So it looks like, I would went off topic here, then sorry mods.

<edit>
On the other hand, when I take a closer look at the the rib outline (visible just behind this front bulkhead), which is neither oval as in Liberator, nor circular (Fortress), but rather bell-shaped and deep as in flying boat, then I guess it would be Hall Aluminum PH-3.
In the beginning of 1943, Coast Guard Air Station Brooklyn, NY operated two PH-3s in ASW missions, they were V174 and V177, so it might one of these.
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Re: Can anyone ID this plane?

Postby TASSE » Sat Jul 25, 2009 1:10 pm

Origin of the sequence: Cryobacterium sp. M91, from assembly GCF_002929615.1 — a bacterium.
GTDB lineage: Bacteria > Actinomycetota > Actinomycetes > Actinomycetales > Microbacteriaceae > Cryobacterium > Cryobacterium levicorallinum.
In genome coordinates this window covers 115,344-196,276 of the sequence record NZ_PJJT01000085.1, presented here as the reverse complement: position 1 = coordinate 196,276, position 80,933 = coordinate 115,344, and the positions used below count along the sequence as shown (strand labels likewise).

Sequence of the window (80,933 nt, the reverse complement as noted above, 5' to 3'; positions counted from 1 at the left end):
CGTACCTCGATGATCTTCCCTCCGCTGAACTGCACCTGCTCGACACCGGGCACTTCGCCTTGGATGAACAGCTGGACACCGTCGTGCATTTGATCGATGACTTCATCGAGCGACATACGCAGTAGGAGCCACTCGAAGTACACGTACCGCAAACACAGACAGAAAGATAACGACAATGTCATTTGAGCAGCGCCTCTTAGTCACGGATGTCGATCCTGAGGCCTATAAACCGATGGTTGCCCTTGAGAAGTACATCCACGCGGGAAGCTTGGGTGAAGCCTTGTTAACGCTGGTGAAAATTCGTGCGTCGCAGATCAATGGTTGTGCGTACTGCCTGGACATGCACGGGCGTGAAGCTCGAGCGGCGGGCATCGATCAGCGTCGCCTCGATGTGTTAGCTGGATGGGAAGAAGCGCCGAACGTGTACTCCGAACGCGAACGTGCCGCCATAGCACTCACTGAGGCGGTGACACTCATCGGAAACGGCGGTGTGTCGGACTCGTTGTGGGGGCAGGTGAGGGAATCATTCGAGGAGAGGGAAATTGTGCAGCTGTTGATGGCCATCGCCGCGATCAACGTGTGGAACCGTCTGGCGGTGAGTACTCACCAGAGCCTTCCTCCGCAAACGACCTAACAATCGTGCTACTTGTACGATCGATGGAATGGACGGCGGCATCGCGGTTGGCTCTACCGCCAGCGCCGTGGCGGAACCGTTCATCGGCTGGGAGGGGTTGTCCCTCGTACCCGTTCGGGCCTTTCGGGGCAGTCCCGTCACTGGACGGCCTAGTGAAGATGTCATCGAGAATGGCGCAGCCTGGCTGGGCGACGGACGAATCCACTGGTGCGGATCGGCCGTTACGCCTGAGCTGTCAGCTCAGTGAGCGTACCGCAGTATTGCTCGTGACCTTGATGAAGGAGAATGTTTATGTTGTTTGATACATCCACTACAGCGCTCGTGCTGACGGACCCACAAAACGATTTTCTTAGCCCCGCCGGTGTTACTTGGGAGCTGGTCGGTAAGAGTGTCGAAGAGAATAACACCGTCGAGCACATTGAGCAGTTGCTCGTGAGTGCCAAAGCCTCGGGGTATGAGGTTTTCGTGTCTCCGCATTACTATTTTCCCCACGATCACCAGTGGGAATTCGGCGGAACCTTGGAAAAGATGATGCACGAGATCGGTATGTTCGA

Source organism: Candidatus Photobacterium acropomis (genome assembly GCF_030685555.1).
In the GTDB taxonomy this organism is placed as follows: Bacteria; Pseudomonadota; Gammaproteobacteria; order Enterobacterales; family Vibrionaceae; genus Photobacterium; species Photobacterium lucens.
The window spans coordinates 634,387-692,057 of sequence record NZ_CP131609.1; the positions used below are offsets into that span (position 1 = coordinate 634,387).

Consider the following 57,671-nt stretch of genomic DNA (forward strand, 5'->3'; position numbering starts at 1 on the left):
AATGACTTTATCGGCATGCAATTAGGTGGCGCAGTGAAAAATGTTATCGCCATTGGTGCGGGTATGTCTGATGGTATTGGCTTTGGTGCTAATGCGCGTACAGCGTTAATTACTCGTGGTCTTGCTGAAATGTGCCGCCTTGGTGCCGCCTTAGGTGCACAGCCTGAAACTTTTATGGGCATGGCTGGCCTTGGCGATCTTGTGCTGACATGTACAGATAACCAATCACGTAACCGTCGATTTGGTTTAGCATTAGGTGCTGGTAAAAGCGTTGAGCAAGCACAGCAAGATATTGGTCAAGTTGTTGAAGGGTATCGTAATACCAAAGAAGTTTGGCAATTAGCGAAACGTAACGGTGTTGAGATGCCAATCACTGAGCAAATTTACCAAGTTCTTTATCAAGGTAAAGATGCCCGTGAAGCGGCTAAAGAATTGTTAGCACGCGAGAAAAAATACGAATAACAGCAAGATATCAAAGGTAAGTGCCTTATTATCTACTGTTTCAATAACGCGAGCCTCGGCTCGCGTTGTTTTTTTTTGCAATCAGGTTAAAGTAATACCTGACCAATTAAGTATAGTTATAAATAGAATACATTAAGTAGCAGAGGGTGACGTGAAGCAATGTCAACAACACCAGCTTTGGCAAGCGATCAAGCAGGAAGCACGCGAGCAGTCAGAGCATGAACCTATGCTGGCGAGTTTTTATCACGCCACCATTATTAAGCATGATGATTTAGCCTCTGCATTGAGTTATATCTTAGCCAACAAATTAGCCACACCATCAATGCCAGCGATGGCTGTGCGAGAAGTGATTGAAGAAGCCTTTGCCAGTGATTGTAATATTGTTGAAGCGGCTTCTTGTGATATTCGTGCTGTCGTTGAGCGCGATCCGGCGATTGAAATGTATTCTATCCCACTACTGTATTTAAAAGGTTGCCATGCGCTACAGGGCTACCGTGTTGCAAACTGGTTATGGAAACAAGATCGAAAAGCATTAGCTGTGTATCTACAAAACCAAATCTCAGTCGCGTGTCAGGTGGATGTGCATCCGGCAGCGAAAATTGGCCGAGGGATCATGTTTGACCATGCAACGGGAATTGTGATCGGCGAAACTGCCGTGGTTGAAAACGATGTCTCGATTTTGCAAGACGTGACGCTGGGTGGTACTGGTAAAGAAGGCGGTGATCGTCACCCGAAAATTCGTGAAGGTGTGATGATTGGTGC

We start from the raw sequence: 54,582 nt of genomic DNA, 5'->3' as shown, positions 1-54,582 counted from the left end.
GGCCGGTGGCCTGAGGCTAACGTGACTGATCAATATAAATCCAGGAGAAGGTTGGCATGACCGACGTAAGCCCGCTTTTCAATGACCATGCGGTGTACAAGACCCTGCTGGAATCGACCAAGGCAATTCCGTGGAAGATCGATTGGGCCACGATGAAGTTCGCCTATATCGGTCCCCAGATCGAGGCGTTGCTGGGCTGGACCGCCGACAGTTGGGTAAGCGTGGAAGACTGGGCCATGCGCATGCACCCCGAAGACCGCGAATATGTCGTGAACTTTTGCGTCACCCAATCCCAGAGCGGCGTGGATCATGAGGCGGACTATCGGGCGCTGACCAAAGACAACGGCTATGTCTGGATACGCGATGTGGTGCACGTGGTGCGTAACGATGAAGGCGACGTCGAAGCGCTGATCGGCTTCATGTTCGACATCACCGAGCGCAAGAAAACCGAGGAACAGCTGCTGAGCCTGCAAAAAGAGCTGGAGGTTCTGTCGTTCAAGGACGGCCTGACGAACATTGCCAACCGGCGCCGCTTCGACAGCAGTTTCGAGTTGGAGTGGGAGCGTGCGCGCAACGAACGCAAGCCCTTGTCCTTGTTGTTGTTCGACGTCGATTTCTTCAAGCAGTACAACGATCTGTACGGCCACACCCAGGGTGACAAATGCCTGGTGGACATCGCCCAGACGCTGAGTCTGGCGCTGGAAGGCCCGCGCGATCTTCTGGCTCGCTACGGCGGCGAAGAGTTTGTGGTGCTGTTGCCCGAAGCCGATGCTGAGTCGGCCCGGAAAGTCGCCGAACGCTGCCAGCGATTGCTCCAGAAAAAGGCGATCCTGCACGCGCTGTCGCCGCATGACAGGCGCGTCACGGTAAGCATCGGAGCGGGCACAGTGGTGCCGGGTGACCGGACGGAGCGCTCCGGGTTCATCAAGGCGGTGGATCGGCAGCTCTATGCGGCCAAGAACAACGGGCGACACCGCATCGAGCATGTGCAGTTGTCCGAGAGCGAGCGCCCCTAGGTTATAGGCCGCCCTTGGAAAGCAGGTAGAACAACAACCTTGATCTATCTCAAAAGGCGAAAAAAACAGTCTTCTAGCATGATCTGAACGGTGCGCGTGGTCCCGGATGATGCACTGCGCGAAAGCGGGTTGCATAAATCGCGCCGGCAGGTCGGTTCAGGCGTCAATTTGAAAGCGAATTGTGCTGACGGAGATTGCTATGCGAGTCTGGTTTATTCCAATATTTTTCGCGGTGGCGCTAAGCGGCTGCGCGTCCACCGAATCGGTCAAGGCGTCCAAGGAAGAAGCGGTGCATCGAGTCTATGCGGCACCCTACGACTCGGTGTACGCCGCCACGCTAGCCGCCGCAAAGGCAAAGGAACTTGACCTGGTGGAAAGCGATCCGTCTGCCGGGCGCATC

The Hall did cross my mind but i could'nt find a close enough photo of it .

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Re: Can anyone ID this plane?

Postby mattrix10 » Sat Jul 25, 2009 1:48 pm

Also there is one question that keeps puzzling me, it is the gunner "unusual" position.
Hall PH-3 was armed only with one gun installed in the nose open turret and there were no other locations where any gun could be fired. So it is my hypothesis, that the guy who took this picture, had asked the gunner to move with his gun and simulate this aggressive combat posture in a more convenient and "photogenic" place. This was to be a publicity photo after all.
Note that the scene is poorly lit, but it would not be so, as the real defensive position would let a lot of light from the outside throught its window. Also, no details of how the gun is attached to the airframe, can be seen here.
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Re: Can anyone ID this plane?

Postby seawings » Sun Jul 26, 2009 9:28 am